Constellations

Nick Payne
Royal Court Theatre
Trafalgar Studios 1

Joe Armstrong and Louise Brealey Credit: Helen Maybanks
Joe Armstrong and Louise Brealey Credit: Helen Maybanks
Louise Brealey and Joe Armstrong Credit: Helen Maybanks

Having conquered the Royal Court, the West End and then Broadway, Nick Payne's deservedly much-lauded two-hander about love and quantum physics returns to London for what might just be a last hurrah.

In this touring version, the parts created by Sally Hawkins and Rafe Spall have been inherited by Louise Brealey of Sherlock repute and Joe Armstrong.

Michael Longhurst has had to simplify the staging from the early days Upstairs at the Royal Court, when it magically played in-the-round, involving viewers in the lives of Marianne and Roland with a degree of intimacy rarely possible on stage.

Trafalgar Studios 1 does not lend itself to such involvement but certainly those in the front few rows will manage to enjoy a rare rapport with the characters.

Once again, Tom Scutt’s design concept, in which numerous balloons of differing sizes hang suspended above and beside a honeycombed stage, gives the performance something of an extra-terrestrial feel.

What takes Constellations several degrees above numerous stage love stories is a novel idea. It stems from or is illuminated by the careers of Marianne, a quantum physicist researching in space theory, and Roland who has a more prosaic career as a beekeeper.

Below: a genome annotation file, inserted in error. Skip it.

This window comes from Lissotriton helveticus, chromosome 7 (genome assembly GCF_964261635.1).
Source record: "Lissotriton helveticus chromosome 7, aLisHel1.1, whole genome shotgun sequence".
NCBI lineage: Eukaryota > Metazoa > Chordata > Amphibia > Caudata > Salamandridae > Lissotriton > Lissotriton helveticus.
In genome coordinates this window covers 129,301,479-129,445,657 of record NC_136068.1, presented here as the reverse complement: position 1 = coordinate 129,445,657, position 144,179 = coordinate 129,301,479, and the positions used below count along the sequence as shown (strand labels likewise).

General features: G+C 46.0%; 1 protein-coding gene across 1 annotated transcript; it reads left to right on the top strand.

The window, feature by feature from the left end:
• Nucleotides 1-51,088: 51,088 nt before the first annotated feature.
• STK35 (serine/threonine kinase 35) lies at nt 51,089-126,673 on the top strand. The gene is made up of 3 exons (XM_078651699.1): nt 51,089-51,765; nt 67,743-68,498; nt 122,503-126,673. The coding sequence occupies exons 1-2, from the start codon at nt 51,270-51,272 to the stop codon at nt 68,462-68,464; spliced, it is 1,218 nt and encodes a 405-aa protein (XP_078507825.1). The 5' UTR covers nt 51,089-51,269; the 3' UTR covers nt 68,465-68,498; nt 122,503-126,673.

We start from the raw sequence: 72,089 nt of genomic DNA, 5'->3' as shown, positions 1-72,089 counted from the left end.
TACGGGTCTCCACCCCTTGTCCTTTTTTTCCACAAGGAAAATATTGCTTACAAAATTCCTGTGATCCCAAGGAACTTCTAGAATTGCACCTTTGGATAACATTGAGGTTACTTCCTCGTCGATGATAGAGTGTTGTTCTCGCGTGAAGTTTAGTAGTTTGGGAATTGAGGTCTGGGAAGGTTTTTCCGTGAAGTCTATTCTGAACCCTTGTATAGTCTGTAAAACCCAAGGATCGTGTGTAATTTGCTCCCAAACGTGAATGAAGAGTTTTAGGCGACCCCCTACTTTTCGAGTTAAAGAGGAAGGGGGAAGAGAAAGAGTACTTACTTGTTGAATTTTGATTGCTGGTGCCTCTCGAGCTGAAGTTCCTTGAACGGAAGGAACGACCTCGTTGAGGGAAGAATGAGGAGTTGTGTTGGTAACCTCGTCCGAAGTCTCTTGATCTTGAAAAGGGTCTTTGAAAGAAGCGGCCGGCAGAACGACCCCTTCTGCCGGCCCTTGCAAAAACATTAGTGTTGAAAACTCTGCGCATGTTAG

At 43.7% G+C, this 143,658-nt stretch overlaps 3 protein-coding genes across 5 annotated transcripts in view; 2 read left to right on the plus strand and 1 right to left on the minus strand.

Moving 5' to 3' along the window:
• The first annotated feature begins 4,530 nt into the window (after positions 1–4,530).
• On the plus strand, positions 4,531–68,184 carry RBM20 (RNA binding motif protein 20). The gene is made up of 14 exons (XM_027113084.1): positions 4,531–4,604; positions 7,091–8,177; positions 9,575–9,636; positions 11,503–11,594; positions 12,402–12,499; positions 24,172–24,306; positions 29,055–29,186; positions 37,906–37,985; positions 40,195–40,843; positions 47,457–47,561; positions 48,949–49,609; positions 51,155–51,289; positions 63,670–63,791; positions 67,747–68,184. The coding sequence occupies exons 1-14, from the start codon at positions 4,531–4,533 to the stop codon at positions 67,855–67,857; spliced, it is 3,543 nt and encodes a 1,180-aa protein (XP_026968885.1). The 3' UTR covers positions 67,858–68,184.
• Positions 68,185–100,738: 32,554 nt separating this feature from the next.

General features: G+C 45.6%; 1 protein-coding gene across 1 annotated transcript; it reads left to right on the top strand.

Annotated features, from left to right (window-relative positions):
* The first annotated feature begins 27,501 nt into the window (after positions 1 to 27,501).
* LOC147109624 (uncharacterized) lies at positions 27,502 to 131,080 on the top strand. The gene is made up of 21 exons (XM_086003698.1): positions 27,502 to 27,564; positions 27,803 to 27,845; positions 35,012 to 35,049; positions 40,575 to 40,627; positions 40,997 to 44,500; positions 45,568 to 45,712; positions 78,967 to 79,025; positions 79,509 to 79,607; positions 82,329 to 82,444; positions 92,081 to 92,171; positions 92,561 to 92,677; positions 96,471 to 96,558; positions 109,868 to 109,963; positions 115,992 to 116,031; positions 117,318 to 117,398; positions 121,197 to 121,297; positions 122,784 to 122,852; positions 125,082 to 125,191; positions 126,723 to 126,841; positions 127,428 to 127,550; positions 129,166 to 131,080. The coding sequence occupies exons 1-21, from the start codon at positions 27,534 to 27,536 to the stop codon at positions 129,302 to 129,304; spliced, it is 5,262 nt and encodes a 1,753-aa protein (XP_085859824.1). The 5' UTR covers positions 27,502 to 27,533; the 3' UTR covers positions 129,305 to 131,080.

Within a minute of the play's opening, viewers realise that the pair are living out a sci-fi type theory that, at any time, there is an infinite number of versions of our lives going on in parallel universes.

Recognising this, the 70-minute drama shows anything up to five versions of each very short scene, beginning with meeting and wooing and ending with riffs on mortality.

Going a step further and following the scientific theory that time is either relative or a figment of our imaginations, the closing scene(s) intervene and are played out in a kind of rehearsal to break up the linearity and inject pathos.

This scheme allows Nick Payne to explore an affair and then partnership in amazing depth, using different versions to show how characters react. In this way, we build an intimate knowledge of their lives and characters, laughing and crying along the route.

Joe Armstrong and particularly Louise Brealey may not quite catch the virtuosity of the original pairing but they inhabit their characters convincingly in a variety of personas. In doing so, they ensure that viewers can empathise and quite possibly fall in love with their characters by the end of a deeply moving but at times funny performance.

Reviewer: Philip Fisher